for Third Sunday after Trinity Year A
people for God's kingdom
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three key characters in today’s reading, not including Jesus:
- Matthew, the tax collector
- The leader of the synagogue, called Jairus
(in the version by St. Luke)
- The woman who had suffered from bleeding for
the life of each one of them:
- He calls Matthew to be a disciple
- He raises Jairus’ dead daughter to life
- He heals the woman with bleeding.
three key messages at the heart of this reading:
- God wants us to take risks in faith, even
at personal cost to ourselves
- God invites people of all kinds into his kingdom
- There is a particular welcome in God’s kingdom
for sinners who repent.
at these in turn:
God wants us to take risks in faith, even at personal cost to ourselves
- The leader of the synagogue was an important
person. He put his credibility on the line by trusting that Jesus could
bring his daughter back to life. People laughed when Jesus told them that
his daughter was not dead but sleeping. Jairus risked losing face in a major
way. But he still had faith in Jesus.
- Similarly with the woman who had been bleeding
for 12 years. She risked the anger of Jesus, going up behind him and hoping
to draw some of his power from him, without him knowing. But she still had
faith in Jesus.
- Faith today is not a fashionable thing in
some quarters. Faith, though, involves going beyond the boundaries of what
is conventional and comfortable. It is less and less easy to have faith
in God in today’s society. Will you take the risk of being a Christian in
a largely secular society? Are there ways in which your Christian faith
can lead you to take risks for God – not to put those who depend on you at
risk, but to achieve something you passionately believe in, and do it for
- Describe the ‘walk of suffering’ of Emmanuel
Neba Fuh, the Cameroonian refugee who is walking barefoot from Derby to Downing
Street to try to make more people ready to stand up against abuses of political
power in Africa. See the Derby
for Africa website
God invites people of all kinds into his kingdom
of the three events described in today’s reading involves someone coming to
a deeper relationship with God. But these are three people from very different
- Matthew would have been a Jew, but one who
was prepared to collaborate with the Romans, the occupying power – and who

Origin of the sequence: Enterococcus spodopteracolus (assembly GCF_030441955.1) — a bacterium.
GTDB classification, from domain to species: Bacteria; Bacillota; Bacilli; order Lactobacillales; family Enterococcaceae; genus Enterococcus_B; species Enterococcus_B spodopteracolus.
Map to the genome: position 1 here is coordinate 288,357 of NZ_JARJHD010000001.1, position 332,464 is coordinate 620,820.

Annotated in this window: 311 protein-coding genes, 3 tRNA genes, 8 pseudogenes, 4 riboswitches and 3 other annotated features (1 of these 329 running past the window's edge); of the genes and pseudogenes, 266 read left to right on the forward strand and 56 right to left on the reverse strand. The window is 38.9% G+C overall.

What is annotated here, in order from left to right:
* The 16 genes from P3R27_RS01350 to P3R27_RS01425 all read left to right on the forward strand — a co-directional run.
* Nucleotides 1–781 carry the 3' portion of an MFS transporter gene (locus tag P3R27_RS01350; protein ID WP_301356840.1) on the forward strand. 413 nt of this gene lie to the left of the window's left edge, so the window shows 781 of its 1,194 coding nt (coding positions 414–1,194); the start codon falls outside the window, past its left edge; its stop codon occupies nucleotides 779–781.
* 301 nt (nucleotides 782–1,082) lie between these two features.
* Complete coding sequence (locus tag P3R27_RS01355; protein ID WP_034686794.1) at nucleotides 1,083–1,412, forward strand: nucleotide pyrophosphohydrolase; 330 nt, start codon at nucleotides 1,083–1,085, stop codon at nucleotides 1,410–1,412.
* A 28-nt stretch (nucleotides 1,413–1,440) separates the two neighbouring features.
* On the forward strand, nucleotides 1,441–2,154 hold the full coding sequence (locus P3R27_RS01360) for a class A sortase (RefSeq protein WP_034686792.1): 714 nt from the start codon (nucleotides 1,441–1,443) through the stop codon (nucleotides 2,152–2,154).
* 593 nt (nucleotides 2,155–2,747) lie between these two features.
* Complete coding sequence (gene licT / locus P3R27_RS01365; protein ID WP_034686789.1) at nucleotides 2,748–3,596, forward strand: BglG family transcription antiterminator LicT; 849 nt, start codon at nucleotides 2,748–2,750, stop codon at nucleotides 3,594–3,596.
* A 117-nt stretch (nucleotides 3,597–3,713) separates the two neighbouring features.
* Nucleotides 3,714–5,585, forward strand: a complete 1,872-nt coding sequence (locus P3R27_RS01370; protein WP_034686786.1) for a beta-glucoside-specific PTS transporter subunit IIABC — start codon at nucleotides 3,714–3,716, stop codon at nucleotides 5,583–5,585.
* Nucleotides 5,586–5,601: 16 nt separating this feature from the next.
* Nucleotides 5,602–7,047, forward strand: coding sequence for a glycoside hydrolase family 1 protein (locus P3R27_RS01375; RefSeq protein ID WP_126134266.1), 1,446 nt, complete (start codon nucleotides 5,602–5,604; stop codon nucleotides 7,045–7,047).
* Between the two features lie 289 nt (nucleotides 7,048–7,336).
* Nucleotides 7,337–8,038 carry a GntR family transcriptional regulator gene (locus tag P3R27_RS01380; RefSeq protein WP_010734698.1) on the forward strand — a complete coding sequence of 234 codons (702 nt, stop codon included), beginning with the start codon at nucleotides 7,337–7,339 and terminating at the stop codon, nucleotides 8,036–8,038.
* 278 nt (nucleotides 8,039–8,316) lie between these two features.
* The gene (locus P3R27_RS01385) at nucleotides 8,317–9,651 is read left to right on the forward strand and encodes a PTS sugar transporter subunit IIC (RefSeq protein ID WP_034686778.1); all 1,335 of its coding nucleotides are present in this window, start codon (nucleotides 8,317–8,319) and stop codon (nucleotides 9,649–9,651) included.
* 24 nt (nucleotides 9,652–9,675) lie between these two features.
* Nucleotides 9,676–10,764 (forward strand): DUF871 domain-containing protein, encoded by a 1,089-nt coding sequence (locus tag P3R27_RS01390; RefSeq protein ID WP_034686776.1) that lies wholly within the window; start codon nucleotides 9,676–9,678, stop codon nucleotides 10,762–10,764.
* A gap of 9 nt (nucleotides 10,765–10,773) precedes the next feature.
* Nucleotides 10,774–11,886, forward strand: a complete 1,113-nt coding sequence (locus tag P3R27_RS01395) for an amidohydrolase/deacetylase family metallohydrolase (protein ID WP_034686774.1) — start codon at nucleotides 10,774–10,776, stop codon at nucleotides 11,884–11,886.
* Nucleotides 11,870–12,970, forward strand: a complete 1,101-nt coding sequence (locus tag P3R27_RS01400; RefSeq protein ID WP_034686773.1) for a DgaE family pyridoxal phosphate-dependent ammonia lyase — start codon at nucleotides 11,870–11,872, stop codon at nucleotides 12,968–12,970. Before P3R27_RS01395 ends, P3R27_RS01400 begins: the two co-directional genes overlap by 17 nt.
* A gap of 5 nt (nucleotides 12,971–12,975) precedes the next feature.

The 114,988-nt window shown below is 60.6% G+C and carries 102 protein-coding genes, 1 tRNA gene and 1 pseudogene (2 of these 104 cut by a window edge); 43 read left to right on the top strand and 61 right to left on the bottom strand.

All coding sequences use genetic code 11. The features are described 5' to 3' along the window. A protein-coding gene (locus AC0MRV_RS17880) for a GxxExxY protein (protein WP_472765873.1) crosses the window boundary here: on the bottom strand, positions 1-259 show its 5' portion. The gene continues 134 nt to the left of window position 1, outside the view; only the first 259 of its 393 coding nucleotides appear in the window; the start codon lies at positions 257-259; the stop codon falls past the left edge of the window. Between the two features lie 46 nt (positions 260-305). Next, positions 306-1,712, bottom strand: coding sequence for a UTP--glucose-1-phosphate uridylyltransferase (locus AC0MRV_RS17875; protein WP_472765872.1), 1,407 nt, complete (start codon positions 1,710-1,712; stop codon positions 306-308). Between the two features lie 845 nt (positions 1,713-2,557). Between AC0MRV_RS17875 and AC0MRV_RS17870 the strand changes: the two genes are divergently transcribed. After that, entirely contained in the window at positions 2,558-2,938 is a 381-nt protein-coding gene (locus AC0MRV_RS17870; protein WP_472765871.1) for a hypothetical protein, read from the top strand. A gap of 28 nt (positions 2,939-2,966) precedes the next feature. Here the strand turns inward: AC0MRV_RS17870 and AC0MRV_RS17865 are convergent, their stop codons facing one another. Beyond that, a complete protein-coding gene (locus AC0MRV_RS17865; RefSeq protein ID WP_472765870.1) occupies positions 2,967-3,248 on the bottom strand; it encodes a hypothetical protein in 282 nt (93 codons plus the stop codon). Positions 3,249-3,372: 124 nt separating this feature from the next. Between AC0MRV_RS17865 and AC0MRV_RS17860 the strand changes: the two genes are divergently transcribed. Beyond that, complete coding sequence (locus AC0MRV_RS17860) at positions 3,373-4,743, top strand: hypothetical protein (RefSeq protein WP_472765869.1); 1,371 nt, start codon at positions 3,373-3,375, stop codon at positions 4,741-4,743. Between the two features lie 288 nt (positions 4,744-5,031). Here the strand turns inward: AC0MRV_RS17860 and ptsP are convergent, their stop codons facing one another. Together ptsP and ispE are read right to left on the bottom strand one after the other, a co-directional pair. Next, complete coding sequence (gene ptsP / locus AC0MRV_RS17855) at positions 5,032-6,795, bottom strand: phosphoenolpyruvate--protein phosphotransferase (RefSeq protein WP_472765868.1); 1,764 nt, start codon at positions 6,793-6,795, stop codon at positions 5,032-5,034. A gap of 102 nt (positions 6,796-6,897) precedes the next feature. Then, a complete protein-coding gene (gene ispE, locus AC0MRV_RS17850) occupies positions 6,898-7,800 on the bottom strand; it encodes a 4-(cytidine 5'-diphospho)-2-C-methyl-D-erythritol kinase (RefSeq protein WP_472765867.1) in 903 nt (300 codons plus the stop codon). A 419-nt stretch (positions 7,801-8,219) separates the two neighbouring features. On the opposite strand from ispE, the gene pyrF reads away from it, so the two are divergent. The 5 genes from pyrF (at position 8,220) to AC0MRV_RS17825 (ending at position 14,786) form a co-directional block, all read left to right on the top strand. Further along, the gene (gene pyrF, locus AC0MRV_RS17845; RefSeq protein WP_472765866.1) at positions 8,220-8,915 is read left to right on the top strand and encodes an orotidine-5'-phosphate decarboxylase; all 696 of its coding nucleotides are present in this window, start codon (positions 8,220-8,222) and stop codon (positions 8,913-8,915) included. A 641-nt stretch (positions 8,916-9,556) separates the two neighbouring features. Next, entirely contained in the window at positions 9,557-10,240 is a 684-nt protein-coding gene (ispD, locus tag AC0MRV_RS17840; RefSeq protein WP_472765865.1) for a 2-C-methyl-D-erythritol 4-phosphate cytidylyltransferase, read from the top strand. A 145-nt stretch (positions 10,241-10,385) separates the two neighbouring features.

would have therefore been seen as a traitor by some Jews. But still Jesus
wanted him to be a disciple – and had faith in him.
- The leader of the synagogue would have been
quite important in the Jewish religious establishment. He would have
had to be seen as ‘respectable’. Jesus had compassion on him, and on
his daughter – because this man had faith in Jesus.
- The woman with the flow of blood, by contrast,
would have been on the very edge of society. She would have been ‘unclean’
throughout the time of her bleeding – 12 years – and so would have been
very limited in the part she could play in society. But Jesus still had
faith in her.
don’t have to be respectable to be invited by God into his kingdom. You can
be anyone – as long as you have even the beginnings of faith. And all these
people cannot have had any more than the beginnings of faith – yet this was
There is a particular welcome in God’s kingdom for sinners who repent .
- Jesus was criticised for associating with
people like Matthew. “Why does your teacher eat with tax collectors and
sinners?” they asked his disciples. Jesus replied, however, by saying
that he came to call not the righteous but sinners.
- So often it is thought that you have to be
a good person to come to Church. That God is just for people who are in
some way holy. But this is not the teaching of Christ. Remember the rejoicing
over the return of the prodigal Son, and over the finding of the lost sheep.
God searches out the lost, the sinful, those who have strayed, just like
the woman in the parable searched for the lost coin until she found it.
- If you have sinned greatly, the turnaround
towards faith in Christ can therefore be correspondingly great. This is
why there is greater joy in heaven over one sinner who repents than over ninety-nine
who have no need of repentance.
- So never write anyone off just because they
seem to have strayed a long way from the path of Christ. It is not for us
to judge the reasons for why they have strayed, or how near they might be
to that dramatic turnaround which will bring them into God’s kingdom.
something for everyone in the stories of three people. Are you like Matthew,
leading a complex life based on a delicate balance of allegiances to different
people? Or like the ruler of the synagogue, and important person in the eyes
of the world but having endured great personal suffering, and needing to throw
all caution and respectability aside in his plea to Christ for help with his
dead daughter? Or are you more like the woman with bleeding, rejected by
society through no fault of your own, needing to summon up all the courage you
can manage in the hope that God will accept you, even though most people around
So I urge
you to reflect on these three people today .. and through the week. Let their
stories become part of your story. Let their faith inspire your faith; and
remember that even if our faith in God is sometimes weak, his faith in us never
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